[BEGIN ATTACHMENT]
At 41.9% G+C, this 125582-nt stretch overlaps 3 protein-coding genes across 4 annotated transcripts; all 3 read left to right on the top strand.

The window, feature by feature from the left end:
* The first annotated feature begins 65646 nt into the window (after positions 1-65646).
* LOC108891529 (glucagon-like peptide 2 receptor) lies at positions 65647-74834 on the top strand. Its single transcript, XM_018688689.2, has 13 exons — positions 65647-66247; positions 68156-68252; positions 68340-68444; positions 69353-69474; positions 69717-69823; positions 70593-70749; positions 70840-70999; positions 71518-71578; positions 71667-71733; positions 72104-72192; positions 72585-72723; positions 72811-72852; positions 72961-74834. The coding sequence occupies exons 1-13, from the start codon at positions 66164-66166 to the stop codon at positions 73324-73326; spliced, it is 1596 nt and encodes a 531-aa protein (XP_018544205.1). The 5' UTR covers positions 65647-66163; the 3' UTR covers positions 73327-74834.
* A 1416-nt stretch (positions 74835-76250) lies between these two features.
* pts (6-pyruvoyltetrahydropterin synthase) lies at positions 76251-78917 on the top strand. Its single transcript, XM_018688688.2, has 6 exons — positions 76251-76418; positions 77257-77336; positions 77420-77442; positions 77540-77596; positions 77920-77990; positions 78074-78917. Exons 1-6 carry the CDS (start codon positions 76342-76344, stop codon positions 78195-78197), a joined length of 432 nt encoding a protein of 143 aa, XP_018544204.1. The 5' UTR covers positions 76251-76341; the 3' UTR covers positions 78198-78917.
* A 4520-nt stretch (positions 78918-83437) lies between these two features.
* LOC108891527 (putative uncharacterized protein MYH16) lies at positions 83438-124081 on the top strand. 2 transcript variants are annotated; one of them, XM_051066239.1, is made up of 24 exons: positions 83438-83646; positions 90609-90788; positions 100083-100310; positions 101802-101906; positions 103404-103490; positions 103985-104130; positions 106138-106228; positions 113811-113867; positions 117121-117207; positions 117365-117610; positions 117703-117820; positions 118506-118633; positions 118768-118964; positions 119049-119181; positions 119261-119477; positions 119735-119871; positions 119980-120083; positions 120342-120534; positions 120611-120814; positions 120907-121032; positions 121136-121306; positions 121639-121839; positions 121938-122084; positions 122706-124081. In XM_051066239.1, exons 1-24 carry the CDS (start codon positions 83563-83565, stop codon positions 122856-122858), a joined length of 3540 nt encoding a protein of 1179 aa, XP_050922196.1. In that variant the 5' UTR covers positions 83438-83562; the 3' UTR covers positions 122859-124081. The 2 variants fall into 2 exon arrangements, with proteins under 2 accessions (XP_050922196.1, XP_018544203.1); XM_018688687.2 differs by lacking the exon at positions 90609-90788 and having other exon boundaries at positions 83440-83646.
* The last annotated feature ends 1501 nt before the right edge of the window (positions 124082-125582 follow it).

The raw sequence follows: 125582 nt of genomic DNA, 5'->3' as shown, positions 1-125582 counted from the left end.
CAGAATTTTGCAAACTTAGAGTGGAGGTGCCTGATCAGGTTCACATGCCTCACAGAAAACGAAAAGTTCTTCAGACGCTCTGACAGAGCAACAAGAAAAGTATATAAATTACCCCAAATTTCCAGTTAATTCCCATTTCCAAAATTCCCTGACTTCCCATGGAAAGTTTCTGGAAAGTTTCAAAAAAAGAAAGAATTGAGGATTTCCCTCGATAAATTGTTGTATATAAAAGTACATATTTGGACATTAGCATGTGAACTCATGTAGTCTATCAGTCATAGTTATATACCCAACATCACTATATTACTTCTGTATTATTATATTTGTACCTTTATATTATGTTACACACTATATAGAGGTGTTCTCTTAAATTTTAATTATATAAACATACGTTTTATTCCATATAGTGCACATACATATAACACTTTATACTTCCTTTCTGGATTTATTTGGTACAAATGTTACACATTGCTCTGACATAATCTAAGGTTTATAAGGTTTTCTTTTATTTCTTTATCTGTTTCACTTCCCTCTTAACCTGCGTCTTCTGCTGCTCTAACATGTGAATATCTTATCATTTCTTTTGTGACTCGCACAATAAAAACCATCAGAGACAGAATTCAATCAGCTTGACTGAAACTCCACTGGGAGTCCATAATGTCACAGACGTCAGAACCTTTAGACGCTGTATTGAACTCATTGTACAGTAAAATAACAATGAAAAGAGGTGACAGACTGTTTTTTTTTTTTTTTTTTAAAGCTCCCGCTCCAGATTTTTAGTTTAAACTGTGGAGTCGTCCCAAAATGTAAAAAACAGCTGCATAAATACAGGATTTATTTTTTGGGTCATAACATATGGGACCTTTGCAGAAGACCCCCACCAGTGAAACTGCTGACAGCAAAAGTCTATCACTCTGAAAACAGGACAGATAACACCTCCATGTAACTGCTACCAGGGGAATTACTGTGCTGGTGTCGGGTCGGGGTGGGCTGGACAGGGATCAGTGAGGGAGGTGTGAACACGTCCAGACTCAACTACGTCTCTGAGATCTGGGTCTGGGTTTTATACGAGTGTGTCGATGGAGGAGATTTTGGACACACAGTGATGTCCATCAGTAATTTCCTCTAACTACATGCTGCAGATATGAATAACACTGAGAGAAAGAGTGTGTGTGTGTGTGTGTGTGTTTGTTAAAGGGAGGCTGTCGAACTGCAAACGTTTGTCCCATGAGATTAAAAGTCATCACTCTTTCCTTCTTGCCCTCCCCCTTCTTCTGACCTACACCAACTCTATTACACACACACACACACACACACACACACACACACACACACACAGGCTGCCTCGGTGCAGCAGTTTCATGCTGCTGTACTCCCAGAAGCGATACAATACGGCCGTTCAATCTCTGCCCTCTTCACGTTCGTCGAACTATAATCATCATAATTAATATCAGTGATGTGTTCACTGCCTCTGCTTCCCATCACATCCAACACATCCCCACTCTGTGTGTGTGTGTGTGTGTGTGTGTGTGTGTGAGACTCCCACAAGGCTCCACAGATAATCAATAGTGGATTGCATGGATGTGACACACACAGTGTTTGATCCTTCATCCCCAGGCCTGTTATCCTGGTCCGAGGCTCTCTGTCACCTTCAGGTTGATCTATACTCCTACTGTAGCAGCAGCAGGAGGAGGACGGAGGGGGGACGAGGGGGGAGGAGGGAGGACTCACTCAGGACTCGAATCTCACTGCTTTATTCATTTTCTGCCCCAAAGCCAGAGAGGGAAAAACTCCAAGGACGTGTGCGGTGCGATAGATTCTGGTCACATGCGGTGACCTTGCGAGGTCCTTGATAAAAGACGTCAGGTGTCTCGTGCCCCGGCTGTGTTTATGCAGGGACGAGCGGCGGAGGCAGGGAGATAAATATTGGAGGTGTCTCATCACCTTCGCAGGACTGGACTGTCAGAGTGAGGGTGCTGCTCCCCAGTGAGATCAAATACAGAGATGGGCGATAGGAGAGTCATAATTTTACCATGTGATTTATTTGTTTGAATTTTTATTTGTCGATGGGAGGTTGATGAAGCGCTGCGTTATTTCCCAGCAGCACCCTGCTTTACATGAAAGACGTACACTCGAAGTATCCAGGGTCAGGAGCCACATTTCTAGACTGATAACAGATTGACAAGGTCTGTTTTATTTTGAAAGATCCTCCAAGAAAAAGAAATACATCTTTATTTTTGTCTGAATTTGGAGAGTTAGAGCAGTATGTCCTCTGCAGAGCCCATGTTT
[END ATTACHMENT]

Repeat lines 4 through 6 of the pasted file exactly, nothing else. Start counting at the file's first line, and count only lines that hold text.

* LOC108891529 (glucagon-like peptide 2 receptor) lies at positions 65647-74834 on the top strand. Its single transcript, XM_018688689.2, has 13 exons — positions 65647-66247; positions 68156-68252; positions 68340-68444; positions 69353-69474; positions 69717-69823; positions 70593-70749; positions 70840-70999; positions 71518-71578; positions 71667-71733; positions 72104-72192; positions 72585-72723; positions 72811-72852; positions 72961-74834. The coding sequence occupies exons 1-13, from the start codon at positions 66164-66166 to the stop codon at positions 73324-73326; spliced, it is 1596 nt and encodes a 531-aa protein (XP_018544205.1). The 5' UTR covers positions 65647-66163; the 3' UTR covers positions 73327-74834.
* A 1416-nt stretch (positions 74835-76250) lies between these two features.
* pts (6-pyruvoyltetrahydropterin synthase) lies at positions 76251-78917 on the top strand. Its single transcript, XM_018688688.2, has 6 exons — positions 76251-76418; positions 77257-77336; positions 77420-77442; positions 77540-77596; positions 77920-77990; positions 78074-78917. Exons 1-6 carry the CDS (start codon positions 76342-76344, stop codon positions 78195-78197), a joined length of 432 nt encoding a protein of 143 aa, XP_018544204.1. The 5' UTR covers positions 76251-76341; the 3' UTR covers positions 78198-78917.